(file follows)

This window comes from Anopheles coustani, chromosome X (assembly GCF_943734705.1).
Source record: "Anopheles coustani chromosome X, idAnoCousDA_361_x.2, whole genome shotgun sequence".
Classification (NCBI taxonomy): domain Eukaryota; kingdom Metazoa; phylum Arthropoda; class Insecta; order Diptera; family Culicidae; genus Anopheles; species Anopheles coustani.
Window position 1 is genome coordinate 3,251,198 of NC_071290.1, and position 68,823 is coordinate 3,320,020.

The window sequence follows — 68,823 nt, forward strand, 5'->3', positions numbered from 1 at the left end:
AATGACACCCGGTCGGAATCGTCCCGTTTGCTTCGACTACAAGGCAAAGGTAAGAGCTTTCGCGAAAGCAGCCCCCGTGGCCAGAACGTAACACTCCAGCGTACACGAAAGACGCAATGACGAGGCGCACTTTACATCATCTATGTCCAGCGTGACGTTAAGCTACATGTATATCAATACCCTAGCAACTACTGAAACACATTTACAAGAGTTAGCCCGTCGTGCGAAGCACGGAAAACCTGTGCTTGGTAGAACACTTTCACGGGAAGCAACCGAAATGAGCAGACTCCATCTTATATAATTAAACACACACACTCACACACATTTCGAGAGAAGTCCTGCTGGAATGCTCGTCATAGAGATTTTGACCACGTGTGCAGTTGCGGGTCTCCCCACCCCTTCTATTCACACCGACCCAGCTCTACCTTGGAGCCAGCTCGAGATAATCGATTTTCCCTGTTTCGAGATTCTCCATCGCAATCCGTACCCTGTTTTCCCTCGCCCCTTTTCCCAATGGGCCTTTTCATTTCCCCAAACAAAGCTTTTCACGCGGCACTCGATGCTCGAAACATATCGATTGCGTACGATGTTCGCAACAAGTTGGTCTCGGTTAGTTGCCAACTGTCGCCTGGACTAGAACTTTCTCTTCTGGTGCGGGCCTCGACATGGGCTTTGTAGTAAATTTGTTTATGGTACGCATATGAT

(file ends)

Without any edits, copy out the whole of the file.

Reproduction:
This window comes from Anopheles coustani, chromosome X (assembly GCF_943734705.1).
Source record: "Anopheles coustani chromosome X, idAnoCousDA_361_x.2, whole genome shotgun sequence".
Classification (NCBI taxonomy): domain Eukaryota; kingdom Metazoa; phylum Arthropoda; class Insecta; order Diptera; family Culicidae; genus Anopheles; species Anopheles coustani.
Window position 1 is genome coordinate 3,251,198 of NC_071290.1, and position 68,823 is coordinate 3,320,020.

The window sequence follows — 68,823 nt, forward strand, 5'->3', positions numbered from 1 at the left end:
AATGACACCCGGTCGGAATCGTCCCGTTTGCTTCGACTACAAGGCAAAGGTAAGAGCTTTCGCGAAAGCAGCCCCCGTGGCCAGAACGTAACACTCCAGCGTACACGAAAGACGCAATGACGAGGCGCACTTTACATCATCTATGTCCAGCGTGACGTTAAGCTACATGTATATCAATACCCTAGCAACTACTGAAACACATTTACAAGAGTTAGCCCGTCGTGCGAAGCACGGAAAACCTGTGCTTGGTAGAACACTTTCACGGGAAGCAACCGAAATGAGCAGACTCCATCTTATATAATTAAACACACACACTCACACACATTTCGAGAGAAGTCCTGCTGGAATGCTCGTCATAGAGATTTTGACCACGTGTGCAGTTGCGGGTCTCCCCACCCCTTCTATTCACACCGACCCAGCTCTACCTTGGAGCCAGCTCGAGATAATCGATTTTCCCTGTTTCGAGATTCTCCATCGCAATCCGTACCCTGTTTTCCCTCGCCCCTTTTCCCAATGGGCCTTTTCATTTCCCCAAACAAAGCTTTTCACGCGGCACTCGATGCTCGAAACATATCGATTGCGTACGATGTTCGCAACAAGTTGGTCTCGGTTAGTTGCCAACTGTCGCCTGGACTAGAACTTTCTCTTCTGGTGCGGGCCTCGACATGGGCTTTGTAGTAAATTTGTTTATGGTACGCATATGAT